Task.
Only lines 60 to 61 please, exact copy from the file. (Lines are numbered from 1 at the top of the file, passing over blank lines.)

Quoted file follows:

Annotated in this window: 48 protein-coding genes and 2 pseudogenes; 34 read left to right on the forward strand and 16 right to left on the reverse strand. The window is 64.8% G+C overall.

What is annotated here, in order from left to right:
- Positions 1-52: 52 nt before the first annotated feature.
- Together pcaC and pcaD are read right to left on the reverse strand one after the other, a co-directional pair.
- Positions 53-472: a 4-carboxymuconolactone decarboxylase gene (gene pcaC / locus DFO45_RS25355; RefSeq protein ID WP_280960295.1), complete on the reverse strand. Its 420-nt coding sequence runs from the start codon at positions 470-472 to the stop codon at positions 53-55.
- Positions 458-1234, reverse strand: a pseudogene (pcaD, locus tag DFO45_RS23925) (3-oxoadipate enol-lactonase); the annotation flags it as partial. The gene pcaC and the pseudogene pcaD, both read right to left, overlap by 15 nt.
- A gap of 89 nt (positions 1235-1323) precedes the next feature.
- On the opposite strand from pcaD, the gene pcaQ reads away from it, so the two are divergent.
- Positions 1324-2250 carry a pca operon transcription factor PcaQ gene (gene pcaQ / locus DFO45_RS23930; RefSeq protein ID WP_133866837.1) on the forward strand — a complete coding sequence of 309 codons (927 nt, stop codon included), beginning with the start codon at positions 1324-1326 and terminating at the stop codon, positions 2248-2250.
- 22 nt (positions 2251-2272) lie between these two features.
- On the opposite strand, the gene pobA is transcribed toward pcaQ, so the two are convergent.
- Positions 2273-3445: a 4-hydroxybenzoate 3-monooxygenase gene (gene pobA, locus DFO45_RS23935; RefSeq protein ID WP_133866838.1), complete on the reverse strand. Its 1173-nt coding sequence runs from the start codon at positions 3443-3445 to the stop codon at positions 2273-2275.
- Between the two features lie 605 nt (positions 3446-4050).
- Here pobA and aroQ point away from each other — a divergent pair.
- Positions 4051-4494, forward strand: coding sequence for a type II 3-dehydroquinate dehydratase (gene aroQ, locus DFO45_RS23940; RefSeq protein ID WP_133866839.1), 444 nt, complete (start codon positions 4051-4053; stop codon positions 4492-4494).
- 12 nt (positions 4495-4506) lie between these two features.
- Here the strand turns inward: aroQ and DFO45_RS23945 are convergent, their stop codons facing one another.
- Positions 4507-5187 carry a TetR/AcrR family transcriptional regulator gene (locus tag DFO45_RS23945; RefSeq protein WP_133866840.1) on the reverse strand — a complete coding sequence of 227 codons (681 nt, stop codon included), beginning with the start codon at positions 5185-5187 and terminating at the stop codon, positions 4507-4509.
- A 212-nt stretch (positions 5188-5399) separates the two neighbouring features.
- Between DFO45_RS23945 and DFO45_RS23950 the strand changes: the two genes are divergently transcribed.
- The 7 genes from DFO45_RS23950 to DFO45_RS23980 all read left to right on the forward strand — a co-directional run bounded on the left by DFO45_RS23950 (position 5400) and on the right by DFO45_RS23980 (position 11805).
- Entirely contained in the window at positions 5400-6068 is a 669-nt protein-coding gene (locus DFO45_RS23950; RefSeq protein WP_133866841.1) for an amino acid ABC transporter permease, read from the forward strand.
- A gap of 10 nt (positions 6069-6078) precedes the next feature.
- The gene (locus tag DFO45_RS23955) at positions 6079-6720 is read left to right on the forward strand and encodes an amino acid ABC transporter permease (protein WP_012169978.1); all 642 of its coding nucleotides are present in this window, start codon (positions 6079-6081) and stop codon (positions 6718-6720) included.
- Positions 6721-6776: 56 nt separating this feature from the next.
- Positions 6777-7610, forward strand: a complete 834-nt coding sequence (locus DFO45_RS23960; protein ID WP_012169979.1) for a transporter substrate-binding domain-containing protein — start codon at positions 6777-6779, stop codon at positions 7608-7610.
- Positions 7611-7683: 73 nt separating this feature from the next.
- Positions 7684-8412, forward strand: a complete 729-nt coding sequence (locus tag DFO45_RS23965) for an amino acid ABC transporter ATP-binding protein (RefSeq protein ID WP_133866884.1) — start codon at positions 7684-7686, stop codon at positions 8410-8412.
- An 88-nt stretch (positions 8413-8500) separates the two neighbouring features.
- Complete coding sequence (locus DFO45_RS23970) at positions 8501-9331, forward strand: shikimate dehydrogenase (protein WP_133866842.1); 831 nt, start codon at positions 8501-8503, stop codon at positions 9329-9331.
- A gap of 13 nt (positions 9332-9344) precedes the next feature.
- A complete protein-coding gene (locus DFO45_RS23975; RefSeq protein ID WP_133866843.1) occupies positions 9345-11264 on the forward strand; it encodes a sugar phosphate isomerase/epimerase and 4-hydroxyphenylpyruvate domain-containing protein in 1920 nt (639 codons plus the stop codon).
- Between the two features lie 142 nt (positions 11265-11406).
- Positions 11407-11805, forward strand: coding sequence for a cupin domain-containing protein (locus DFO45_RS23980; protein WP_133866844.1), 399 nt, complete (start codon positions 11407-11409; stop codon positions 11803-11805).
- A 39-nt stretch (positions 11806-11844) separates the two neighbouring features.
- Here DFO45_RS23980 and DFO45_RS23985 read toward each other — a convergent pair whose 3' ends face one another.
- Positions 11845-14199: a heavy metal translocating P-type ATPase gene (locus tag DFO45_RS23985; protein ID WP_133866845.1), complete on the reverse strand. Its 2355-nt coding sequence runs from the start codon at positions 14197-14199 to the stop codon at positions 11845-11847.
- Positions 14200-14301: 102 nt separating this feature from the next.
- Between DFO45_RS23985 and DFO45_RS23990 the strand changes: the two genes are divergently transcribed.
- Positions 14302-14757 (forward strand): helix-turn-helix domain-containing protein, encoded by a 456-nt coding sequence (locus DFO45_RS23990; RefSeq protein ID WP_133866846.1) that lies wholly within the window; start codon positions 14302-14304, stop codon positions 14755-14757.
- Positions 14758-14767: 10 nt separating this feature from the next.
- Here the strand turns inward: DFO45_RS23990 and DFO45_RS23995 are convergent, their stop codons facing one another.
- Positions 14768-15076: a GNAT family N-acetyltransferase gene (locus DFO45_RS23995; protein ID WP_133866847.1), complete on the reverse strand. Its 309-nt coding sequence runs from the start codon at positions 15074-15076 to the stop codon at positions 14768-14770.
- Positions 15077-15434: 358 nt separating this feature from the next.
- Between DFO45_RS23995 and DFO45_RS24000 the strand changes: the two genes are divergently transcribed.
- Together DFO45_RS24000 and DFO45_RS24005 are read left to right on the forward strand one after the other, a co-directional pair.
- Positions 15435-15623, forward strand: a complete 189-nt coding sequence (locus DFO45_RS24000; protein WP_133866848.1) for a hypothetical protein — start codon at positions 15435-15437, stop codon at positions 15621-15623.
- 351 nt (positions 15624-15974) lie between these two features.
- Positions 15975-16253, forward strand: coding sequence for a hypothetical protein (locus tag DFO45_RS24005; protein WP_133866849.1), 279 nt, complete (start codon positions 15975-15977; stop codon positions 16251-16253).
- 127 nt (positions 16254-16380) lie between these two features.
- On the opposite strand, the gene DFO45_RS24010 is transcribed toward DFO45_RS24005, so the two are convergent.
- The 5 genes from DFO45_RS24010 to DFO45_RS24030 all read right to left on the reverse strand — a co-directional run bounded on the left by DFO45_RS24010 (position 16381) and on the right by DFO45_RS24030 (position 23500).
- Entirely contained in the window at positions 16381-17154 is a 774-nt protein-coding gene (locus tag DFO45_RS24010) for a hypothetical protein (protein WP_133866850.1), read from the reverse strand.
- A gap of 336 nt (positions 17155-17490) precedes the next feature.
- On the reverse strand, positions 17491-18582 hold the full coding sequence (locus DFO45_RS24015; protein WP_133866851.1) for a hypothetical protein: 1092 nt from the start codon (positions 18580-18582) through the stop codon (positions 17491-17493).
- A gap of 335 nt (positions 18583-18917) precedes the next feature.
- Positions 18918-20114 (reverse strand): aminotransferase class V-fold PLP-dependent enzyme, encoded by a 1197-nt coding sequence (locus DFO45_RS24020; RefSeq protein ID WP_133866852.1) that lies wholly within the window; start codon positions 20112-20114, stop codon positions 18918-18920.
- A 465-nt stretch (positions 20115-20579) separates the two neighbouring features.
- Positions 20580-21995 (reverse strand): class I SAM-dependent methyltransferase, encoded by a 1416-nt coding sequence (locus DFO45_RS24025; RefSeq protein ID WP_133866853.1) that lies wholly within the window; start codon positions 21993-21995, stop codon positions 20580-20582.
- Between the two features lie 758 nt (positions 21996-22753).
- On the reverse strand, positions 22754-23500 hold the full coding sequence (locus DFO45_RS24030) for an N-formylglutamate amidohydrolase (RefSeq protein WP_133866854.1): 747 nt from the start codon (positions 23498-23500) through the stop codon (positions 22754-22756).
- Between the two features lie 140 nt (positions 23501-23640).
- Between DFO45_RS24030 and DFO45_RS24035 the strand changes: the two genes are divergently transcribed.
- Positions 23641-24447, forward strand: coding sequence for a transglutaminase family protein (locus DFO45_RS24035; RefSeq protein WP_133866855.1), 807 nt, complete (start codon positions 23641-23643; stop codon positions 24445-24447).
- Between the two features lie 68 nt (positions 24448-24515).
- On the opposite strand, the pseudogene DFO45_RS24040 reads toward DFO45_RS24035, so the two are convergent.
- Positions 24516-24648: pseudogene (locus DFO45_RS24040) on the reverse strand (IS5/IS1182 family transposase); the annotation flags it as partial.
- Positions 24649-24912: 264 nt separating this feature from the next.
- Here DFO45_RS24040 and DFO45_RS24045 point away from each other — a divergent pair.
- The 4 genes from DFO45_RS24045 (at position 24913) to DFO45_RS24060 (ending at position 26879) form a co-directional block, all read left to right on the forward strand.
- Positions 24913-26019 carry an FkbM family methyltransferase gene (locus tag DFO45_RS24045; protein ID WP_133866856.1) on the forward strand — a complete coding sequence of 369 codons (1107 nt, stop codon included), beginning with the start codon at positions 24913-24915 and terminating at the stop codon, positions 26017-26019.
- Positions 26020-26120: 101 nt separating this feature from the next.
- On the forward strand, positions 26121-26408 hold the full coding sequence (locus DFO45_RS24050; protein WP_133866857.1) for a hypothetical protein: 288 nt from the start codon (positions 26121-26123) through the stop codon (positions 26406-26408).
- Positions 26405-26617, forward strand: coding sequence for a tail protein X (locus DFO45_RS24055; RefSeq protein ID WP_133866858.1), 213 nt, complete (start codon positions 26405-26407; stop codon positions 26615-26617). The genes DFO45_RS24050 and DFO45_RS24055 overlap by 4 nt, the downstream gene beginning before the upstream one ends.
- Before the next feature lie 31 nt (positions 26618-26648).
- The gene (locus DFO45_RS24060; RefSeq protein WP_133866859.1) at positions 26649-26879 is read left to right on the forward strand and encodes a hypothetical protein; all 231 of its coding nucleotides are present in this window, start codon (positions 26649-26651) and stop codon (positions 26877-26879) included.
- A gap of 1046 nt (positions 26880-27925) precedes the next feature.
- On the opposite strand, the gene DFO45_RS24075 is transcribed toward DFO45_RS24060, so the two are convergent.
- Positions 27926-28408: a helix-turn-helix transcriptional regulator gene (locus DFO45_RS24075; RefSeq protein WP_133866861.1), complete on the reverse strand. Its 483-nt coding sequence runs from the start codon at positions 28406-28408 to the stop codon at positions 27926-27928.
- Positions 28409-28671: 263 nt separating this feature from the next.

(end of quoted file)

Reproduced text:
- Between the two features lie 758 nt (positions 21996-22753).
- On the reverse strand, positions 22754-23500 hold the full coding sequence (locus DFO45_RS24030) for an N-formylglutamate amidohydrolase (RefSeq protein WP_133866854.1): 747 nt from the start codon (positions 23498-23500) through the stop codon (positions 22754-22756).